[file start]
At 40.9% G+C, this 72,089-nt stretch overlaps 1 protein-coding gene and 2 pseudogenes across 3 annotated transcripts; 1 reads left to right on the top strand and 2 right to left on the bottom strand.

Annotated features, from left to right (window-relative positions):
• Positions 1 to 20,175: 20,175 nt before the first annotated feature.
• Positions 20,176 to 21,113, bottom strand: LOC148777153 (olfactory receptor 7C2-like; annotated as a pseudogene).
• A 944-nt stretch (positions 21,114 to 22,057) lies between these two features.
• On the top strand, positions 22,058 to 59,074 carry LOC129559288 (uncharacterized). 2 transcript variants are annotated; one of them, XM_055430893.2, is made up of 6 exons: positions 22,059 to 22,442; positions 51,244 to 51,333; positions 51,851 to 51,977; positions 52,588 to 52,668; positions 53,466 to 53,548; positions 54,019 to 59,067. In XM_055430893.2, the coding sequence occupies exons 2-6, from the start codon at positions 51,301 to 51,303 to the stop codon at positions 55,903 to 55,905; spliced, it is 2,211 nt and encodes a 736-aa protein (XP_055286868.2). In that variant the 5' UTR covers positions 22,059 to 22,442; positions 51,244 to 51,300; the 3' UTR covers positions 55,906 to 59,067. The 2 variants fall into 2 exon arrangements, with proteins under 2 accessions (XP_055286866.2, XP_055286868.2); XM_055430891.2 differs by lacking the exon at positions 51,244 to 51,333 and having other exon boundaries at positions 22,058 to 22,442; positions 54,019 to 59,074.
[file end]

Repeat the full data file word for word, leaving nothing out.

At 40.9% G+C, this 72,089-nt stretch overlaps 1 protein-coding gene and 2 pseudogenes across 3 annotated transcripts; 1 reads left to right on the top strand and 2 right to left on the bottom strand.

Annotated features, from left to right (window-relative positions):
• Positions 1 to 20,175: 20,175 nt before the first annotated feature.
• Positions 20,176 to 21,113, bottom strand: LOC148777153 (olfactory receptor 7C2-like; annotated as a pseudogene).
• A 944-nt stretch (positions 21,114 to 22,057) lies between these two features.
• On the top strand, positions 22,058 to 59,074 carry LOC129559288 (uncharacterized). 2 transcript variants are annotated; one of them, XM_055430893.2, is made up of 6 exons: positions 22,059 to 22,442; positions 51,244 to 51,333; positions 51,851 to 51,977; positions 52,588 to 52,668; positions 53,466 to 53,548; positions 54,019 to 59,067. In XM_055430893.2, the coding sequence occupies exons 2-6, from the start codon at positions 51,301 to 51,303 to the stop codon at positions 55,903 to 55,905; spliced, it is 2,211 nt and encodes a 736-aa protein (XP_055286868.2). In that variant the 5' UTR covers positions 22,059 to 22,442; positions 51,244 to 51,300; the 3' UTR covers positions 55,906 to 59,067. The 2 variants fall into 2 exon arrangements, with proteins under 2 accessions (XP_055286866.2, XP_055286868.2); XM_055430891.2 differs by lacking the exon at positions 51,244 to 51,333 and having other exon boundaries at positions 22,058 to 22,442; positions 54,019 to 59,074.